Last week, Alberta’s forest products industry celebrated the opening of a new power generation facility at Manning Diversified Forest Products, in the northwest corner of the province. The facility is unique. It’s the first in Alberta to use an innovative thermal oil vaporization process developed in the laboratories of Turboden in northern Italy. Once it’s up and running, the project will be capable of producing 3.5 megawatts of energy – enough to satisfy Manning Diversified’s needs and supply excess production to Alberta’s grid.
Although it’s unique, Manning Diversified’s plant is not an anomaly for Alberta’s forest industry. Increasingly, forest companies are turning to electricity production to maximize the value of the resource, eliminate waste, and produce an in-demand product – electricity to run our homes, businesses, and public facilities. In fact, the forest industry generates enough electricity to power the equivalent of three Grande Prairies. This is a remarkable achievement considering that the vast majority of this production has come on-stream in the past decade.
Power produced from forestry sources is good news for everyone. It creates jobs in communities throughout rural Alberta, uses a fully renewable resource to generate electricity, and makes use of residual products like sawdust and bark. The beehive burner, once a ubiquitous part of the forest industry, has been almost entirely eliminated. Using residuals also means that no additional trees are harvested to generate power, it’s simply making use of waste that can’t be used to make lumber, pulp, or panels.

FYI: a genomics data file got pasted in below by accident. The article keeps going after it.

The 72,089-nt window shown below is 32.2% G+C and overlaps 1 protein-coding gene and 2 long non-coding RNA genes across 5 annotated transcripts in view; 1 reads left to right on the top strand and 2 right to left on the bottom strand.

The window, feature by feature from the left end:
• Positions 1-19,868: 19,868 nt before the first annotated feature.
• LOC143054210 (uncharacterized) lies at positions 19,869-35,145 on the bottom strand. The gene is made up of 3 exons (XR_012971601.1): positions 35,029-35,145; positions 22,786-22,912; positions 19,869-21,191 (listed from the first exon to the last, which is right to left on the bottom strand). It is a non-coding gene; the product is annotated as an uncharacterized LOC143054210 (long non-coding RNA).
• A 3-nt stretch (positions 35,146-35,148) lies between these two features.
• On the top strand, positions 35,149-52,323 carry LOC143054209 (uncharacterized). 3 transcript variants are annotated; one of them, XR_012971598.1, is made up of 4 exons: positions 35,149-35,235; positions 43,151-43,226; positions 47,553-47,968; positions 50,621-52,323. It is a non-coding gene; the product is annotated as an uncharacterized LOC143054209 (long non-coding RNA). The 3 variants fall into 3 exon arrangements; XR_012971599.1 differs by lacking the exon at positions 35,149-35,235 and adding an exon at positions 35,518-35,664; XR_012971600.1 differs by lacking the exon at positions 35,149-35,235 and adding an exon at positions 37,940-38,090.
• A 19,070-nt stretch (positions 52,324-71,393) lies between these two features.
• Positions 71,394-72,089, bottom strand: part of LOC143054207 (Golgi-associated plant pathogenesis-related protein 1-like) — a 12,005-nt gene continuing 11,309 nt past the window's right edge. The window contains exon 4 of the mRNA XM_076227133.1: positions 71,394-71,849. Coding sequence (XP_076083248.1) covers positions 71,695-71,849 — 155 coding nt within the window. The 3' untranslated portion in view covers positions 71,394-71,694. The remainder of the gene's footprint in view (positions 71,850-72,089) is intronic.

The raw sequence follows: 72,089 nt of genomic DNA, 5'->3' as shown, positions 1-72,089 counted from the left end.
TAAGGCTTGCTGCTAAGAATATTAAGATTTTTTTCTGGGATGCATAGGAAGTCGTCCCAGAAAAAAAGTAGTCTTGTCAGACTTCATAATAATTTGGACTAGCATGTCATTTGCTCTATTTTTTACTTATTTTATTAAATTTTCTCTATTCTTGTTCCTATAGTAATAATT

For the industry, power generation marks a major step forward in both environmental and economic sustainability. Making the most of the resource is a great way to ensure long-term viability. Frank Oberle, Alberta’s Minister of Energy put it best when he said “You have products that everyone wants… and you have a well-managed forest. Put them together, and you can employ half the town for generations to come. What could be better?” And it’s not just about one town. Alberta’s forest industry employs 13,000 people, indirectly creates thousands more jobs, and is a major contributor to 50 communities. With a continued commitment to innovation and environmental stewardship, the industry is working hard to make Minister Oberle’s prediction of long-term sustainability come true.
Paul Whittaker is the President and CEO of the Alberta Forest Products Association. The AFPA is a private, non-profit industry organization, representing forest products companies operating in Alberta. For more information about the Association or Alberta’s forest products industry, please visit www.albertaforestproducts.caBack